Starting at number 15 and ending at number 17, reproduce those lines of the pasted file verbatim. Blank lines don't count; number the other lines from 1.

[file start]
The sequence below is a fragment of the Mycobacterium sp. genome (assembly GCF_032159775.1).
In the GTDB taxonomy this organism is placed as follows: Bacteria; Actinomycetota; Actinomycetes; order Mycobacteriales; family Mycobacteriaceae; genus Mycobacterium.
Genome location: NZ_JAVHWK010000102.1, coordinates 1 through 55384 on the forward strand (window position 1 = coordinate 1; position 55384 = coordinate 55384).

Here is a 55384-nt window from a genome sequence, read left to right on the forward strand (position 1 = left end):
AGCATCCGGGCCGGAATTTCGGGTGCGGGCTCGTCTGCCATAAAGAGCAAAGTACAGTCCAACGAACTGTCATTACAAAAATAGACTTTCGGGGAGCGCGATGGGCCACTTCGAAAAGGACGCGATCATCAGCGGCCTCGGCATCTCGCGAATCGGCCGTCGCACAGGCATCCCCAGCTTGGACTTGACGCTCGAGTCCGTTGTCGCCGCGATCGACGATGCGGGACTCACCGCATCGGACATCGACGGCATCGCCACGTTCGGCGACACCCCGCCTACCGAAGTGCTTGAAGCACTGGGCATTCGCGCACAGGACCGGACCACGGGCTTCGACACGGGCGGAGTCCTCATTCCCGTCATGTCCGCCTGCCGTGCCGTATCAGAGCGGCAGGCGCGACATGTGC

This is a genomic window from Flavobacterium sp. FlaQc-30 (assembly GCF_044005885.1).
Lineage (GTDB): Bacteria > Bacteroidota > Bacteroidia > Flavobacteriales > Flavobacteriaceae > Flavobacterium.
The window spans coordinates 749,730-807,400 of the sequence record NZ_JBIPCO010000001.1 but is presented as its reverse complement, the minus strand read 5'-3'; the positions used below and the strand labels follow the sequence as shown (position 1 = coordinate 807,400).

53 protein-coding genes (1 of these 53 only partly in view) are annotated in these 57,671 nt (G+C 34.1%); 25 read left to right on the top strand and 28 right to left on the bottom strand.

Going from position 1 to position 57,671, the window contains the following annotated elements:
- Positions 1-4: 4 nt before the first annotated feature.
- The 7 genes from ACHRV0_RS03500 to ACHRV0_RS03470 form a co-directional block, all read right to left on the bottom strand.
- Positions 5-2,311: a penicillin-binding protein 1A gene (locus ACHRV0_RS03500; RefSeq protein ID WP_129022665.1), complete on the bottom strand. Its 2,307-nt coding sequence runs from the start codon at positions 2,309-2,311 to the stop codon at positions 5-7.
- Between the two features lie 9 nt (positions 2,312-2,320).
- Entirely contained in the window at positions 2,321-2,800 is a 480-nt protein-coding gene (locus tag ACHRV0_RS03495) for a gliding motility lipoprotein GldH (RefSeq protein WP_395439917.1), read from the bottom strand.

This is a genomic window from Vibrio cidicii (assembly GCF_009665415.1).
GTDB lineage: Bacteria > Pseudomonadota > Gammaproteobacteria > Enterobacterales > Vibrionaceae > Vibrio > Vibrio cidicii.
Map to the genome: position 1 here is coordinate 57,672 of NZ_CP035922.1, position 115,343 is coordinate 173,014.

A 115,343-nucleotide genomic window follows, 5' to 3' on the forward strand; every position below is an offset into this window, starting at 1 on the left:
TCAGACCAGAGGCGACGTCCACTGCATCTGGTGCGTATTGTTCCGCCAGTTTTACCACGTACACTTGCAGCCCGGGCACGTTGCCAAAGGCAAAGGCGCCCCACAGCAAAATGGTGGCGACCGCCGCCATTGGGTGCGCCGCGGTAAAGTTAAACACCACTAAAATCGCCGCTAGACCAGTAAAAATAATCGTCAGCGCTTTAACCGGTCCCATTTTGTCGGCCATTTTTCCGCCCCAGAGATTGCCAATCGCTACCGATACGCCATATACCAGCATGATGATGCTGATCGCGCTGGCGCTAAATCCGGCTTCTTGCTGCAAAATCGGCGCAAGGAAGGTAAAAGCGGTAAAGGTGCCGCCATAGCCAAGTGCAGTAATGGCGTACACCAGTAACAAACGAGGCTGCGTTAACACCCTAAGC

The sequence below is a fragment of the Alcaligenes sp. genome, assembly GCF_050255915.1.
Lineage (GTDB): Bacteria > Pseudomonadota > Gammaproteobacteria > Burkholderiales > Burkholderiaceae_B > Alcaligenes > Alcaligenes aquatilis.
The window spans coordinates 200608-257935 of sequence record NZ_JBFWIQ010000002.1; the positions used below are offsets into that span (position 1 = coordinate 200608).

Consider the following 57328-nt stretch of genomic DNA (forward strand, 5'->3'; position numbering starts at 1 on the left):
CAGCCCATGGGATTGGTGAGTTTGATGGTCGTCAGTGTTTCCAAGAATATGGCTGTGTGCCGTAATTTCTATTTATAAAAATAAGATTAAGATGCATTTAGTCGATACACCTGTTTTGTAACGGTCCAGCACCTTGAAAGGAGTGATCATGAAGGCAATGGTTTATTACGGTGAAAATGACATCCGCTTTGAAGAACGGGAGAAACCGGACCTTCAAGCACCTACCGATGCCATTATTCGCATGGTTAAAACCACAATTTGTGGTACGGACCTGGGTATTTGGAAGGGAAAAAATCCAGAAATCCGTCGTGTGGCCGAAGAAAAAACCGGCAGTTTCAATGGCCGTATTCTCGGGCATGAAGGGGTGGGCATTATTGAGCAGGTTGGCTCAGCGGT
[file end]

- Entirely contained in the window at positions 2,321-2,800 is a 480-nt protein-coding gene (locus tag ACHRV0_RS03495) for a gliding motility lipoprotein GldH (RefSeq protein WP_395439917.1), read from the bottom strand.

This is a genomic window from Vibrio cidicii (assembly GCF_009665415.1).
GTDB lineage: Bacteria > Pseudomonadota > Gammaproteobacteria > Enterobacterales > Vibrionaceae > Vibrio > Vibrio cidicii.